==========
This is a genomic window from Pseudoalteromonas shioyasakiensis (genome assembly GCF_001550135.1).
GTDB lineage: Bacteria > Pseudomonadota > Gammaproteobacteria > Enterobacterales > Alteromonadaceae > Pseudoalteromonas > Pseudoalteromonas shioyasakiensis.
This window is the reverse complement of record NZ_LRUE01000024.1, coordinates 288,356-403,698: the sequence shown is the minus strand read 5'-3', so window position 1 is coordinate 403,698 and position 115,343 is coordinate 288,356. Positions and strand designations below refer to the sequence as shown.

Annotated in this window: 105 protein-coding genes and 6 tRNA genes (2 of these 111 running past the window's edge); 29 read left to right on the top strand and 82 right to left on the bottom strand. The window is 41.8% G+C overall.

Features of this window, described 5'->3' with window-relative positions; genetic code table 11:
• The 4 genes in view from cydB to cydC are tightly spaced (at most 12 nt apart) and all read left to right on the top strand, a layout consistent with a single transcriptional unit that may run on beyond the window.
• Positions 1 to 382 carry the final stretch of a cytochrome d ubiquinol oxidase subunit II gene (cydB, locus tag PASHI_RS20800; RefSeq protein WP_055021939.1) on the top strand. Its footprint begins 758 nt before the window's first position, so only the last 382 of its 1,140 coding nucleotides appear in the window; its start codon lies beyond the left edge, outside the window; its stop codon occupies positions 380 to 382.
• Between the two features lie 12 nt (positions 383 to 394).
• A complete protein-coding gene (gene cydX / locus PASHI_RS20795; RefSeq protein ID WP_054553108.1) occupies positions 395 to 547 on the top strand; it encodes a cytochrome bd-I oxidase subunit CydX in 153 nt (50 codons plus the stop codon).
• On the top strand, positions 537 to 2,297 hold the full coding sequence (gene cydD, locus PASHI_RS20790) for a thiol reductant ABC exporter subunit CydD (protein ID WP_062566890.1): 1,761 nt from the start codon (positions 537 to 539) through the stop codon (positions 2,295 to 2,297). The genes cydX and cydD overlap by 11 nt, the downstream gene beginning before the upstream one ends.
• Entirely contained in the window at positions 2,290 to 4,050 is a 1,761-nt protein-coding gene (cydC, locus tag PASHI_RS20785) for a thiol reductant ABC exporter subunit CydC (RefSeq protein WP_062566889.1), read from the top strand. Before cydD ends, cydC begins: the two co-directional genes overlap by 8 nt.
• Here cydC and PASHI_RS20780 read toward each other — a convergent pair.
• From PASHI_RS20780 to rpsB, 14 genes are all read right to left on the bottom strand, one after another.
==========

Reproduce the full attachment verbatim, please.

This is a genomic window from Pseudoalteromonas shioyasakiensis (genome assembly GCF_001550135.1).
GTDB lineage: Bacteria > Pseudomonadota > Gammaproteobacteria > Enterobacterales > Alteromonadaceae > Pseudoalteromonas > Pseudoalteromonas shioyasakiensis.
This window is the reverse complement of record NZ_LRUE01000024.1, coordinates 288,356-403,698: the sequence shown is the minus strand read 5'-3', so window position 1 is coordinate 403,698 and position 115,343 is coordinate 288,356. Positions and strand designations below refer to the sequence as shown.

Annotated in this window: 105 protein-coding genes and 6 tRNA genes (2 of these 111 running past the window's edge); 29 read left to right on the top strand and 82 right to left on the bottom strand. The window is 41.8% G+C overall.

Features of this window, described 5'->3' with window-relative positions; genetic code table 11:
• The 4 genes in view from cydB to cydC are tightly spaced (at most 12 nt apart) and all read left to right on the top strand, a layout consistent with a single transcriptional unit that may run on beyond the window.
• Positions 1 to 382 carry the final stretch of a cytochrome d ubiquinol oxidase subunit II gene (cydB, locus tag PASHI_RS20800; RefSeq protein WP_055021939.1) on the top strand. Its footprint begins 758 nt before the window's first position, so only the last 382 of its 1,140 coding nucleotides appear in the window; its start codon lies beyond the left edge, outside the window; its stop codon occupies positions 380 to 382.
• Between the two features lie 12 nt (positions 383 to 394).
• A complete protein-coding gene (gene cydX / locus PASHI_RS20795; RefSeq protein ID WP_054553108.1) occupies positions 395 to 547 on the top strand; it encodes a cytochrome bd-I oxidase subunit CydX in 153 nt (50 codons plus the stop codon).
• On the top strand, positions 537 to 2,297 hold the full coding sequence (gene cydD, locus PASHI_RS20790) for a thiol reductant ABC exporter subunit CydD (protein ID WP_062566890.1): 1,761 nt from the start codon (positions 537 to 539) through the stop codon (positions 2,295 to 2,297). The genes cydX and cydD overlap by 11 nt, the downstream gene beginning before the upstream one ends.
• Entirely contained in the window at positions 2,290 to 4,050 is a 1,761-nt protein-coding gene (cydC, locus tag PASHI_RS20785) for a thiol reductant ABC exporter subunit CydC (RefSeq protein WP_062566889.1), read from the top strand. Before cydD ends, cydC begins: the two co-directional genes overlap by 8 nt.
• Here cydC and PASHI_RS20780 read toward each other — a convergent pair.
• From PASHI_RS20780 to rpsB, 14 genes are all read right to left on the bottom strand, one after another.